Dry Season and 'Green' Season in Costa Rica

Image from Costa Rica

Image courtesy Author Jeff Weigel

To identify the two seasons of Costa Rica through satellite precipitation data and relate their importance to the travel industry
Grade Level: 6 – 8
Estimated Time for Completing Activity: 50 minutes
Learning Outcomes:
  • Students will explore the seasonal changes in precipitation for the Costa Rican Region.
  • Students will use the Internet as a resource to locate and graph scientific data.
  • Students will generate and analyze satellite data for precipitation.
  • Familiarity with Internet access and computer use
  • Discussion of ecotourism in Costa Rica
  • Discussion about Earth’s water cycle
  • Computer with Internet access
  • World Map or Atlas
  • Printer
Lesson Links:

Weather in the Tropics is essentially a phenomenon of solar radiation and air circulation. Intense heat at the Equator puts air in motion and a world wide pattern of winds is established. Because Costa Rica is situated in Central America between a tropical 8 and 11 degrees North latitude, and is squeezed on both sides by the Pacific and Atlantic Oceans, interesting seasonal patterns of precipitation are created. There is a dry season, which runs from December through April. This is called ‘verano’ which translated from Spanish means ‘summer’. There is also a wet season called ‘invierno’, or ‘winter’, which runs from May through November. It is interesting to note that these seasonal descriptions are based on precipitation patterns, and that temperatures stay in the tropical range year round.

For tourists, the high season coincides with the dry season. It is less likely that you will get rained on, and animal life is easier to view with fewer water sources. During this season, reservations are harder to get, everything is relatively crowded, and prices are higher. This time provides a large boost to the Costa Rican economy. The wet season, on the other hand, has been dubbed the ‘Green Season’ by the tourism industry in hopes of luring more tourists to Costa Rica during this period of higher precipitation.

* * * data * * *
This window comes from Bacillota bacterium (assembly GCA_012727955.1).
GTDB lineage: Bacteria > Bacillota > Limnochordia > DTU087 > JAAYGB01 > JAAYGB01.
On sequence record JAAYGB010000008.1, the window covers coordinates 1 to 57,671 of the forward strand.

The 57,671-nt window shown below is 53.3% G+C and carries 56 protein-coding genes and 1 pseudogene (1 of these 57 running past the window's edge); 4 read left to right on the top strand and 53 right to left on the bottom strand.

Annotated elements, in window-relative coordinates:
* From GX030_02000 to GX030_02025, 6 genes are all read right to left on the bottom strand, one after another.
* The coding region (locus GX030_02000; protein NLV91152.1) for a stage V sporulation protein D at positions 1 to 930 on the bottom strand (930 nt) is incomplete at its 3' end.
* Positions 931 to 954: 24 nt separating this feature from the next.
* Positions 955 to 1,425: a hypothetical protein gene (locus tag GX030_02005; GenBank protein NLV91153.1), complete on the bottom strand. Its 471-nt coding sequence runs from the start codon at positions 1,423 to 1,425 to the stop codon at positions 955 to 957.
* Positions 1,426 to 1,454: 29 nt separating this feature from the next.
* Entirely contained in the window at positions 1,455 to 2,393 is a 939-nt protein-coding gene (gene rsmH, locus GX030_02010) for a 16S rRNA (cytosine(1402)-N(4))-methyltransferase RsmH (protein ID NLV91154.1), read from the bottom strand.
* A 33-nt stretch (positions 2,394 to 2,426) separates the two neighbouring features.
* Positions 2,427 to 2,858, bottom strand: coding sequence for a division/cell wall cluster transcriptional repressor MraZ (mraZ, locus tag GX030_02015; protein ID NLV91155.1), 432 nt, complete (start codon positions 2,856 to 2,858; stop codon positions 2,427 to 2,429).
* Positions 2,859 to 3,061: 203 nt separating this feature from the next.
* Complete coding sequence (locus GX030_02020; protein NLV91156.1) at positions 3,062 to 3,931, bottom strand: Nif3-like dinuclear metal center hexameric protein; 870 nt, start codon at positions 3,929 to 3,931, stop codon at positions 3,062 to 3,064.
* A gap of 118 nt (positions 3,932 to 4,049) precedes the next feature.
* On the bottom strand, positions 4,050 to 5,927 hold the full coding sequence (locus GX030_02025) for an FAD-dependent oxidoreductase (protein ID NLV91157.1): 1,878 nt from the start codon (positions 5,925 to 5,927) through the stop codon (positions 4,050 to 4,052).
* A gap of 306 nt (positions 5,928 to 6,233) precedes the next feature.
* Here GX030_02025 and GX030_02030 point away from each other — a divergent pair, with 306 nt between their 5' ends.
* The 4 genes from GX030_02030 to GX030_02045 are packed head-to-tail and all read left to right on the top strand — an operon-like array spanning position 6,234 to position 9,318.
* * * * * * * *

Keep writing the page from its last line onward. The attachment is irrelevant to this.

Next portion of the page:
In this lesson, you will use historical satellite data for the Costa Rican (Central American) region. You will examine monthly precipitation averages over three years to look for seasonal patterns.


Part I: Graph Monthly Precipitation Data (2003 – 2006)

1. Click on the link above to the MY NASA DATA Live Access Server.
2. Click on the blue ‘Choose dataset’ tab.
3. Select Atmosphere, Precipitation, then Monthly Precipitation (TRMM). A color plot will appear in the LAS window.
4. In the compass rose boxes, located under the blue and white reference world map, enter the location 11N in the north and south positions, and 85W in the east and west positions.
5. Under ‘Line Plots’ select Time Series.
6. Set Date from Jan 2003 to Jan 2006 to capture 3 years of data.
7. Click the yellow ‘Update Plot’ tab.
8. A pop-up window will appear labeled Monthly Precipitation (TRMM) (mm per hour). Open a permanent link or save this series for discussion.

Part II: Create a Color Plot Comparison of Precipitation

1. Return to the LAS page. Under ‘Maps’, choose Latitude-Longitude.
2. Enter the latitude and longitude in the compass rose boxes as 5 N in the south position, 15 N in the north position, 75 W in the east position, and 95 W in the west position.
3. Set the Date for Jan 2006.
4. Click Update Plot.
5. A pop-up window will appear with a color plot Precipitation map for Jan 2006.
6. From the blue tabs across the top, click on the ‘Compare’ tab. There are now four windows where you may choose other months to compare. Leave one window as January, but change the other three to March, July, and October so that you may see other seasons.
7. Click ‘Update Plots’.


1. What patterns do you observe in the Monthly Precipitation graph?
2. Which months received the most rain? The least?
3. What is the difference (in mm per hr) between the highest and lowest monthly precipitation?
4. Which months are part of the ‘Green (Wet) Season’? Trace those months in green on your graph. Do the same in red for the ‘High (Dry) Season’.
5. Are there other countries in the region that are affected by the same seasonal pattern? Use the LAS information from Part II and an atlas to answer this question.


1. To emphasize the inquiry process, teacher may add the following Pre-Lesson activities:

a. Locate Costa Rica using Internet resources or an atlas and develop theories for the possible climate and seasons at that location.

b. Using travel web sites, compare the hotel rates in Costa Rica during different times of the year. Is there a difference and why?

2. Repeat Part I and Part II above using different date ranges to look for variation in the expected precipitation patterns. What could explain these differences?

3. Explore if any major hurricane has impacted Costa Rica. Write a report about how it may have affected the country and tourism.

Lesson plan contributed by Jeff Weigel, Hampton, Virginia

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